Parching of surface soil.

Though this map show some anomalous heat zone where no known fire exist particular around Baghmara and Mahuda area. However, Mahuda, has previous history of fire but pressently no fire exists. High heat area in and around Baghmara may be in and around Baghmara may be due to heating of industrial installation in day time. Tundu lead smelter plant in Baghmara may be reflecting this heat anomaly. However, in order to separate out such anomolous heat zone due to coal mine fire and industrial area, the night time long wave length data is required to be studied and analysed and also a detail knowledge of depth of fire and mode of occurrence need to be studied for accurate determination of coal min fire areas. Fire area centered around Bhowra, Bhulan Bararee, Lodna, Kustore, Kusunda and Jogta have come out very nicely. Intensity and extent of fires in the western margin (Block II, Nadkharki) of the basin is much more sever than what is depicted on the existing available map. It was observed that the available fire position map as provided by the coal Mining co. does not show current status of fire. Surface or near surface fires are usually large in area extent and have irregular boundary shapes in bright white tone while may underground fires lead to the development of second dray cracks through which heat second type.

The third type of coal fire i.e. burning dumps can be easily identified based on their typical speckle or intergrowth texture or curved boundary lines. Many such dumps are usually fire prone and tend to have temperatures higher than have temperatures higher than surrounding normal ground and can be identified and mapped.

Study discussed in this paper indicates that that the fires burning at shallow to intermediate depths (less than 30 meters) can be detected more easily as compared to deep fires where surface main festations are few and also conductive heat transfer from the fire source may take many years before it can be noticeably detected on the surface by remote sensing.


5. Conclusions

From the study it has been found that analyses of thermal band imagery of Landsat-TM LISS II data have been of much use in delineating high heat areas in coal minin effected region of Jaharia coalfied (Dhanbad). The

Affected area appears to be more than the reported one. However, the coarse resolution of thermal band (120m x 120m) has given a regional thermal picture of the area but for detail study including depth estimation, high resolution aerial thermal survey is to be carried out. It is concluded that in order to delineate fire affected region more effectively colour composite images in visible & near infrared are also needed to be studied alongwith thermal band imagery of Landsat-TM.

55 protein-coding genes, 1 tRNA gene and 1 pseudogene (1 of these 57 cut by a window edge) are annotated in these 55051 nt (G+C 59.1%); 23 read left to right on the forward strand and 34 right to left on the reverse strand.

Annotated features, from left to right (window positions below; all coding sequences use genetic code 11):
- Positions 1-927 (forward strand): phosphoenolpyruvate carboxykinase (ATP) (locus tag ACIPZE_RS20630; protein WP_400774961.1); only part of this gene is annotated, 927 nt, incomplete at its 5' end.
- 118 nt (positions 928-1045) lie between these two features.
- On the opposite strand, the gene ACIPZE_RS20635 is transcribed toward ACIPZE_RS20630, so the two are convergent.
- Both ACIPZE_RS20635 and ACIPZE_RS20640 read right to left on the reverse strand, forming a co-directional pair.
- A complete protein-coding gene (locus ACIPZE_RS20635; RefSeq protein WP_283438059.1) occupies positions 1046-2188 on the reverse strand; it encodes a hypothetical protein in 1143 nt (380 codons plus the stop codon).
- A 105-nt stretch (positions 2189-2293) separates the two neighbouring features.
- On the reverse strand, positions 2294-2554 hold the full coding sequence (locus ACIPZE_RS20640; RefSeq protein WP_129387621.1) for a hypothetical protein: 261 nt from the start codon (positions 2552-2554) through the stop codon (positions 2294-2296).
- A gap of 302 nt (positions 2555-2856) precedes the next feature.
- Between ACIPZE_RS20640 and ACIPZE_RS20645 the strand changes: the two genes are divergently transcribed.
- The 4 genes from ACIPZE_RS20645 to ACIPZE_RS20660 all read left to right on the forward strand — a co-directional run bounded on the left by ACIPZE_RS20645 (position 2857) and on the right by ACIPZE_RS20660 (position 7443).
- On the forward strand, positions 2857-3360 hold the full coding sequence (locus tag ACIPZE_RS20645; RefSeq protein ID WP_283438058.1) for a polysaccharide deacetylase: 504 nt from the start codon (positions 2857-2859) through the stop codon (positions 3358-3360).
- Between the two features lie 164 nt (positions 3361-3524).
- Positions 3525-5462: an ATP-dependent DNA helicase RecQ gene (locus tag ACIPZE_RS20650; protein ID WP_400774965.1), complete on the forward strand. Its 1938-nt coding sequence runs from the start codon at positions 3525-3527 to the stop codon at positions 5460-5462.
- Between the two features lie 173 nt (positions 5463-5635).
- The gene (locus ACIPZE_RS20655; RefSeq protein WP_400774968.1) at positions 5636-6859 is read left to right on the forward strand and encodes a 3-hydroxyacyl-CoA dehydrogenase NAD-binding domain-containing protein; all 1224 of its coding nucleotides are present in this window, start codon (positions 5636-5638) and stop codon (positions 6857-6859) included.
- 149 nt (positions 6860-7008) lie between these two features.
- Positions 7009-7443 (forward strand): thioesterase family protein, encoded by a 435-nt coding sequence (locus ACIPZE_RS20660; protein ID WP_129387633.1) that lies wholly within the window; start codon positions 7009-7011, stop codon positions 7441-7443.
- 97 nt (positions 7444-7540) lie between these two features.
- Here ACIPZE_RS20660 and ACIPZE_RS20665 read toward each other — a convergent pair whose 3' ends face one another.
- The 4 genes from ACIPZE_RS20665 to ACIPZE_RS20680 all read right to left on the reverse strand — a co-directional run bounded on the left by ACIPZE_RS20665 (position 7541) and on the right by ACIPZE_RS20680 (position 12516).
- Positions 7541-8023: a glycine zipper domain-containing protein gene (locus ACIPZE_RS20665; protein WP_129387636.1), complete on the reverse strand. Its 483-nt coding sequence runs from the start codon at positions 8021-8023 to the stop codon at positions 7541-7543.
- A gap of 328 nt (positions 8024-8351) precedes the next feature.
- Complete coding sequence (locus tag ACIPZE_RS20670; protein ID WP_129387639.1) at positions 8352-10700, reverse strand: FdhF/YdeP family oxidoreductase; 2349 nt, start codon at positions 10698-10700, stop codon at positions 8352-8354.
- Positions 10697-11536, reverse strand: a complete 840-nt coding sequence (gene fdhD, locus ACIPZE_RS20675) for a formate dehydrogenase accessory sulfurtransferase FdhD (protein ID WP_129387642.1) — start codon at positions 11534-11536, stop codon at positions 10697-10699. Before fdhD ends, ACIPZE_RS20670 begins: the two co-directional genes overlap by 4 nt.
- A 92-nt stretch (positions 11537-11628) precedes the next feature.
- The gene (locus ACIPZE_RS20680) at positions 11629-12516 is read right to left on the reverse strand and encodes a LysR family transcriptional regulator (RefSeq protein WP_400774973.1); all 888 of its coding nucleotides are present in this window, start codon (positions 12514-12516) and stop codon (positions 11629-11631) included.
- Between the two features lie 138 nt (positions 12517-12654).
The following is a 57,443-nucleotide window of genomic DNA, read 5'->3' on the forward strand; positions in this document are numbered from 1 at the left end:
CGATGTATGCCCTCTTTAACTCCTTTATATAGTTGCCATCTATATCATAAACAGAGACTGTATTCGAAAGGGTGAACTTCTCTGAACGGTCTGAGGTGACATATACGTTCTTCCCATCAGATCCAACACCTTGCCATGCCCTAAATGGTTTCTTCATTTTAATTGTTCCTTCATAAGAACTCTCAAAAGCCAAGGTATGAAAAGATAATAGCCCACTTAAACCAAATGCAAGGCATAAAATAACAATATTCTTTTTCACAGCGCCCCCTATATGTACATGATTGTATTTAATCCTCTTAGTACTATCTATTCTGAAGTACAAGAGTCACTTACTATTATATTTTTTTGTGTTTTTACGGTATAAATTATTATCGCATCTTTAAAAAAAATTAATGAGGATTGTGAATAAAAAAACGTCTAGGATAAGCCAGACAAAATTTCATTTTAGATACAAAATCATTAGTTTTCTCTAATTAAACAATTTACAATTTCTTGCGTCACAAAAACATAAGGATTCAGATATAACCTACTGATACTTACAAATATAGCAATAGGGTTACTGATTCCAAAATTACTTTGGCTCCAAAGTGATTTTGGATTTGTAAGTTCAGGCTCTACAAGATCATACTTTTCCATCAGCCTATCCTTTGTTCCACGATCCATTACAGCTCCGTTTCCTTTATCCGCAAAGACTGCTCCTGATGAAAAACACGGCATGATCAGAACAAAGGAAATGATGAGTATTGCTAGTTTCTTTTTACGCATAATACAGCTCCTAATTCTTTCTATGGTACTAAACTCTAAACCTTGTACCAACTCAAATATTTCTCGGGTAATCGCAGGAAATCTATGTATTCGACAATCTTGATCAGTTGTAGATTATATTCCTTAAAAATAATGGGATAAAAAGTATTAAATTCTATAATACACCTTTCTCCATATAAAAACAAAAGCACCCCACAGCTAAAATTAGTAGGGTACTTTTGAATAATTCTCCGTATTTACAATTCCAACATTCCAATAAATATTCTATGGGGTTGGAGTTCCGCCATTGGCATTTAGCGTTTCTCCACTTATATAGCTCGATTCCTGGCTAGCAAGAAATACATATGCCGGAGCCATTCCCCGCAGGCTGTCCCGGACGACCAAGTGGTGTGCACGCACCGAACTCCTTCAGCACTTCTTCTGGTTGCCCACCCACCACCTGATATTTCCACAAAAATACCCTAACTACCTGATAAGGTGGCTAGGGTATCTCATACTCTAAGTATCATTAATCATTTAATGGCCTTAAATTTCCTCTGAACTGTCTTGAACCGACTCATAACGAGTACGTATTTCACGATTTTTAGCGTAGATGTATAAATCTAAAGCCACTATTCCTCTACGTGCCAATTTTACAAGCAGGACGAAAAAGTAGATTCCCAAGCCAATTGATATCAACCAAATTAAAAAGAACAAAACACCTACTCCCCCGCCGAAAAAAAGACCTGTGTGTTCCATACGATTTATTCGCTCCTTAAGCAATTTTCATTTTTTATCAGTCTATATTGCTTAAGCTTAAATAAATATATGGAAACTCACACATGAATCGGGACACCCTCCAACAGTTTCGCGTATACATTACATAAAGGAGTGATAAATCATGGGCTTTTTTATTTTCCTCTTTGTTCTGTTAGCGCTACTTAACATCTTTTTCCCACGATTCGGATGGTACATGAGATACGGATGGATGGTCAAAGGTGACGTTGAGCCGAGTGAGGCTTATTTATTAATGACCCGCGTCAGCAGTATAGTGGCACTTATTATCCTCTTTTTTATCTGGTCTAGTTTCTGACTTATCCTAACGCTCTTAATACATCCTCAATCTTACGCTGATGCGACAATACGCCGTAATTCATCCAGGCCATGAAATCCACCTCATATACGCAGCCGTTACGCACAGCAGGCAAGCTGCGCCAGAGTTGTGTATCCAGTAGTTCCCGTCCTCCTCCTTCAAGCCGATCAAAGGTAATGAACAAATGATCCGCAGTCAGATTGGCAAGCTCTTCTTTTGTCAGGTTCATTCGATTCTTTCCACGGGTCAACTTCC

Acknowledgement

The author is grateful to Professor D.K. Paul, Director of Indian School of Mines, Dhanbad (Bihar) for encouragement and Institutional support for completing the present work.


References

  • Bhattacharya, A. and Others, 1992 “Airborne scanner survey and data analysis for underground and surface coal mine fire detetion in Jharia coalfield Bihar, -NRSA Technical Report No. NRSA-AG-GD-TR-2/92.1992.
  • Green, G.W. and Moxhani , R.M., 1968, “Additional infrared survey of coal mine fires in the anthrasite and bituminous fields”, Pennsylovania, U.S. Geological Survey report in B.M.4.
  • Green, G.W. et.al. 1969, “Aerial infrared surveys and boreehole temperature measurements of coal mine fires in Pennsylvania”, Proc. 3rd Symposium on Remote Sensing of Environment P. 517-525.
  • Knuth, W.M. 1968, “Using an system to locate subsurface coal fires, in culm bank”, pasadena Academy of Science, proc. 42.
  • Mansor, S.B. Cracknell, A.P., Shillin B.V., Gornyi, V.I., 1994, “Monitoring of Underground cola fires using thermal infrared datas” International Jorn. Of Remote Sensing, Vol.15,Nov. 8, pp 1675-1685, 1994.
  • Shillin, B.V., Goronyi, V.I. and Ermolev Maslor, V.B., 1987 “Engineering & Services in carrying out thermal infrared air survey, ground geothermal of Mukunda OCP, Bihar, India”, with view to localise fire zones in coal seams, unpub. Tech. Report.
  • Slavecki, R.J., 1974, “Detectiom and locationof subsurface coal fires”, Proc. Of the Third Symposium on Remote Sensing of Environment held in Ann Arbor, Michigon, (Ann Arbor, Univ. of Michigon pp 537-547.